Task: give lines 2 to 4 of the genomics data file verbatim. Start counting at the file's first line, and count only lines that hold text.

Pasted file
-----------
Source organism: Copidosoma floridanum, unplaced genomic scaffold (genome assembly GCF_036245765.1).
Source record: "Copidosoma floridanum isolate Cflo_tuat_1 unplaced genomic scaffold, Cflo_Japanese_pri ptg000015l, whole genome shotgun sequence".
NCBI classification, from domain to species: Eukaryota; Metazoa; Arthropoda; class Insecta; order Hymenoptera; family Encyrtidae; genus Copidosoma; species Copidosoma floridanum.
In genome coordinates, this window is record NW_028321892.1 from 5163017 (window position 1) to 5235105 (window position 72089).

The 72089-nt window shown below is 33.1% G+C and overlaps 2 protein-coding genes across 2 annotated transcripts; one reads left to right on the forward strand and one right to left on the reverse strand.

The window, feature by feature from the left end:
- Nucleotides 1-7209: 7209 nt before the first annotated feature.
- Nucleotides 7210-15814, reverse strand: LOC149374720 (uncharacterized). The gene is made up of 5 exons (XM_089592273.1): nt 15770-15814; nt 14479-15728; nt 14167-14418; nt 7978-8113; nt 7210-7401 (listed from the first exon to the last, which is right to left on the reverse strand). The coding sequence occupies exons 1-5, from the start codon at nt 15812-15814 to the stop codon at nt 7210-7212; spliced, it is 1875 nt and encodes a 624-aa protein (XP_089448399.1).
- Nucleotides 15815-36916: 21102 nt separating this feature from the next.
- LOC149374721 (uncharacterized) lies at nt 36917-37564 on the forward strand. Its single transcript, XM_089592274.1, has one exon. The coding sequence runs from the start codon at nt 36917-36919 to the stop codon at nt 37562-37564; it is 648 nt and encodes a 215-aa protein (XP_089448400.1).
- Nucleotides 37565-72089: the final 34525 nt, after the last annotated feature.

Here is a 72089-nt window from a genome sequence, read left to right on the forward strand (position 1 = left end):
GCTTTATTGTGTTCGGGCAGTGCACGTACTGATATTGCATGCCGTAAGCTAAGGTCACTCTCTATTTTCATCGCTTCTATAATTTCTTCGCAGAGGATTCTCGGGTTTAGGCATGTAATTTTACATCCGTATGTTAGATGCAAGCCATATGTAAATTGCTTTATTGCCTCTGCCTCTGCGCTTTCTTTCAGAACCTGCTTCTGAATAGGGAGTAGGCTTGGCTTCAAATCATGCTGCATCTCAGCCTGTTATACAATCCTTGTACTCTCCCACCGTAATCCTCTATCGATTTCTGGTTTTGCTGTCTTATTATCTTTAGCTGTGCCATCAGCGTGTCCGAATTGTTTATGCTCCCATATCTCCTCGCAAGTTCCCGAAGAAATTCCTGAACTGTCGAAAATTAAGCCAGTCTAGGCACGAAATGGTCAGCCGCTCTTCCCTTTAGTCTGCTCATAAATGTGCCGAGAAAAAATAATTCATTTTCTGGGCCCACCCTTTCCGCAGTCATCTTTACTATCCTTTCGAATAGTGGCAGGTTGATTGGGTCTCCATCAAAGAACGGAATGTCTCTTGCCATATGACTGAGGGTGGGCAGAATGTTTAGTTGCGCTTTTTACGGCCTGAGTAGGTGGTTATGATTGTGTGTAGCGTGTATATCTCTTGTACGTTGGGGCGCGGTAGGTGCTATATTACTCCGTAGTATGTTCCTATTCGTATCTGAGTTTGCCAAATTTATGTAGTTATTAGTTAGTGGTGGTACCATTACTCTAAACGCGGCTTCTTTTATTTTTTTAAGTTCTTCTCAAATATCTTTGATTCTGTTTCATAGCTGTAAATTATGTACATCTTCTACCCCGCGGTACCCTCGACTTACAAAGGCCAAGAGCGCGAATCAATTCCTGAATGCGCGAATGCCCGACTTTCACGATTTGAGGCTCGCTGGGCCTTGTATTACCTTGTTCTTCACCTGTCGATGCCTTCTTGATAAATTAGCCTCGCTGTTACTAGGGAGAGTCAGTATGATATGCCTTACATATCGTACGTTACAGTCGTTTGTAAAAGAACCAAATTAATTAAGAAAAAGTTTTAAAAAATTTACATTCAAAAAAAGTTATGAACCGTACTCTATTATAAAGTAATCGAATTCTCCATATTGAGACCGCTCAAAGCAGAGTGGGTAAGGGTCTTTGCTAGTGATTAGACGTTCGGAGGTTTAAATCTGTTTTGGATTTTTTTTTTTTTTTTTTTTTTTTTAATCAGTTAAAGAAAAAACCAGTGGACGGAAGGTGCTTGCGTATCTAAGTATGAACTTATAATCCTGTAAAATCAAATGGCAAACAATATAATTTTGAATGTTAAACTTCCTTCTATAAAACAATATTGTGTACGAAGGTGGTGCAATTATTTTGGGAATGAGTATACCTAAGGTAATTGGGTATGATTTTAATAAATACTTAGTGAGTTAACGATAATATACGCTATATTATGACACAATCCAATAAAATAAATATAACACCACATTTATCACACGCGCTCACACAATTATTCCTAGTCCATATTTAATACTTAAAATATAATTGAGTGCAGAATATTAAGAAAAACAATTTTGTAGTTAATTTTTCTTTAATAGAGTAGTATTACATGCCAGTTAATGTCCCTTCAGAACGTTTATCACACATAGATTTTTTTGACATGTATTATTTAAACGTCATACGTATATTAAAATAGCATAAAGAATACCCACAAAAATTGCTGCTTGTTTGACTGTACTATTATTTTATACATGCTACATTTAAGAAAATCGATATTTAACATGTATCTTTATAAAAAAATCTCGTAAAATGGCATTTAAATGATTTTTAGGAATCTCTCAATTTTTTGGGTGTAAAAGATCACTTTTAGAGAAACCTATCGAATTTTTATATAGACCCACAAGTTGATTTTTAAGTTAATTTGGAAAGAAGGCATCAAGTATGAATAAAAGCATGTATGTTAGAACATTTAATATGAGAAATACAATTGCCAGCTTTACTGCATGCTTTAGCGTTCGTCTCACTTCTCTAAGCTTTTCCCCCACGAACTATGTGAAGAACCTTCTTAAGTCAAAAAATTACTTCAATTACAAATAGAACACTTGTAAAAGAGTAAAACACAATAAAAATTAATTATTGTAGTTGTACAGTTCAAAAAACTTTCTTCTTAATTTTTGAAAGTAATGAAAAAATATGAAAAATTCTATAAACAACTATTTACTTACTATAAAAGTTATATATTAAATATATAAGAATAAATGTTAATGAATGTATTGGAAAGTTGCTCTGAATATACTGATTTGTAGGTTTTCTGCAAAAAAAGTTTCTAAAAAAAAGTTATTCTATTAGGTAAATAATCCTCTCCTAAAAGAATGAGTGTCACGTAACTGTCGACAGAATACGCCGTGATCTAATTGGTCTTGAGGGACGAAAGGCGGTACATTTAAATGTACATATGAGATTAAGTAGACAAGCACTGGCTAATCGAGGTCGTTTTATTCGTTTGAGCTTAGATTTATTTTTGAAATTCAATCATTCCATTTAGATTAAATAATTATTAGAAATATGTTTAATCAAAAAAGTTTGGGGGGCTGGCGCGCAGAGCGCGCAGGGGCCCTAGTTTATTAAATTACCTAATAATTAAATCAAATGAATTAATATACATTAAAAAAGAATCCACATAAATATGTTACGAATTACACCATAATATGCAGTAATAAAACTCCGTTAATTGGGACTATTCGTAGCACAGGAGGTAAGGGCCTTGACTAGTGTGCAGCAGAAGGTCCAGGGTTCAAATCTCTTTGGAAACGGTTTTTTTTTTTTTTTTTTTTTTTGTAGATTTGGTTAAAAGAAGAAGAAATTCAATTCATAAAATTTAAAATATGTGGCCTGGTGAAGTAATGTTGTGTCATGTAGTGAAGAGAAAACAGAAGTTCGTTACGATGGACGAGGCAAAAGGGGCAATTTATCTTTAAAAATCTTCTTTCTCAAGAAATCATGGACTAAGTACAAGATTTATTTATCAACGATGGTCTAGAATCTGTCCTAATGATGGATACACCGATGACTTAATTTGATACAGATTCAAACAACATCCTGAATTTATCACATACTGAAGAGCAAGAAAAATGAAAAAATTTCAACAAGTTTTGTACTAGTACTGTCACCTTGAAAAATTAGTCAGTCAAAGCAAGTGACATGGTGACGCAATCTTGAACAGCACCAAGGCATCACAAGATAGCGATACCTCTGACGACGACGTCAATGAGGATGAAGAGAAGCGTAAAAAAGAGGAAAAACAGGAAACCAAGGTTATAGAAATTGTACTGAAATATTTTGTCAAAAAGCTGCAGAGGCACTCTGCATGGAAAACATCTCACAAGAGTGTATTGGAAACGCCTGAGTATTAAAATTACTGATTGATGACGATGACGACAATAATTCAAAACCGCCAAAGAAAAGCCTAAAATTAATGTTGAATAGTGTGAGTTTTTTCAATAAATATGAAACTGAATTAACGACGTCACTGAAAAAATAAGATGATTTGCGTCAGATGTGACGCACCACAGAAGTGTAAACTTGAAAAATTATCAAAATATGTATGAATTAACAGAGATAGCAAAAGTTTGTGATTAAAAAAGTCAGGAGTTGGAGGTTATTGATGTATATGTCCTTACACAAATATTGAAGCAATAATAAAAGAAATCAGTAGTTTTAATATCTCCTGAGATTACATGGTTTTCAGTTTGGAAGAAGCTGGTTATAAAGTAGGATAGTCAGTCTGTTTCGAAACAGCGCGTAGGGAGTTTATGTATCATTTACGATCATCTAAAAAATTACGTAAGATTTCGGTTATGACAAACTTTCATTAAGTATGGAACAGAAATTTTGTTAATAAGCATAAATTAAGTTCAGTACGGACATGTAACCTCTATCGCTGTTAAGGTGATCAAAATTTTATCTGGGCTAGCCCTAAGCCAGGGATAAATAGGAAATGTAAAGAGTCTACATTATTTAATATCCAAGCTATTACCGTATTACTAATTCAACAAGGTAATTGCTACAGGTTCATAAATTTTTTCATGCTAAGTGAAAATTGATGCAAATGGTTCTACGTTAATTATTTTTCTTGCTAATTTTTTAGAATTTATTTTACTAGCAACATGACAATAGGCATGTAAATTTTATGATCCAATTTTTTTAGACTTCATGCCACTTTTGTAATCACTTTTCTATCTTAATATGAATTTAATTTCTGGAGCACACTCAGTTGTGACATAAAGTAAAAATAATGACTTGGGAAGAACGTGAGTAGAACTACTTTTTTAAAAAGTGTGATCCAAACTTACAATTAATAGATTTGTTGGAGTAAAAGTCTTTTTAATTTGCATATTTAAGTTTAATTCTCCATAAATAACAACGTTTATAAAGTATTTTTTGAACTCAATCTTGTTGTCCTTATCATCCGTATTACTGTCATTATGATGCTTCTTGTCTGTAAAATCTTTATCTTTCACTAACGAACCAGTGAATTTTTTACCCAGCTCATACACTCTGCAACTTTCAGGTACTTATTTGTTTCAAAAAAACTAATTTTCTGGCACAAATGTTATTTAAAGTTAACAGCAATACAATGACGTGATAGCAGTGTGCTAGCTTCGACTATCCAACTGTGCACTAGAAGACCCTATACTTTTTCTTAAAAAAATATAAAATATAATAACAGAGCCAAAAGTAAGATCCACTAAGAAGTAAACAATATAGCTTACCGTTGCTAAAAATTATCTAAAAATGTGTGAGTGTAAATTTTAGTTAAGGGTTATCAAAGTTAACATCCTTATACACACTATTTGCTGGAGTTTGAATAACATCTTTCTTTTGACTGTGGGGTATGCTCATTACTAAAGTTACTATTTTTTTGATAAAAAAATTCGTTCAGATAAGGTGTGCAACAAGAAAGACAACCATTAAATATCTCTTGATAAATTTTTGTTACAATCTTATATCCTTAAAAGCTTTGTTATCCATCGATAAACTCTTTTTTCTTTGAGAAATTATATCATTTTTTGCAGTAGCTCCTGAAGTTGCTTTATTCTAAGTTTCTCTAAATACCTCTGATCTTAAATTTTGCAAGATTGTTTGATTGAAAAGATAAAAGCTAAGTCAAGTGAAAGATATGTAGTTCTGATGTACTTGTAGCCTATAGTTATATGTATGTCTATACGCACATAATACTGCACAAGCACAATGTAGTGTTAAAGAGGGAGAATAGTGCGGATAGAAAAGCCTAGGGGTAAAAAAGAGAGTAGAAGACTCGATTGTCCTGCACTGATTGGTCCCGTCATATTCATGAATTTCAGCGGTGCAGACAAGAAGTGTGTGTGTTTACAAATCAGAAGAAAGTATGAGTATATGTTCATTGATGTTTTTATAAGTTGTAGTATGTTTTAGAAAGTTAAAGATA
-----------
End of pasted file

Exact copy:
Source record: "Copidosoma floridanum isolate Cflo_tuat_1 unplaced genomic scaffold, Cflo_Japanese_pri ptg000015l, whole genome shotgun sequence".
NCBI classification, from domain to species: Eukaryota; Metazoa; Arthropoda; class Insecta; order Hymenoptera; family Encyrtidae; genus Copidosoma; species Copidosoma floridanum.
In genome coordinates, this window is record NW_028321892.1 from 5163017 (window position 1) to 5235105 (window position 72089).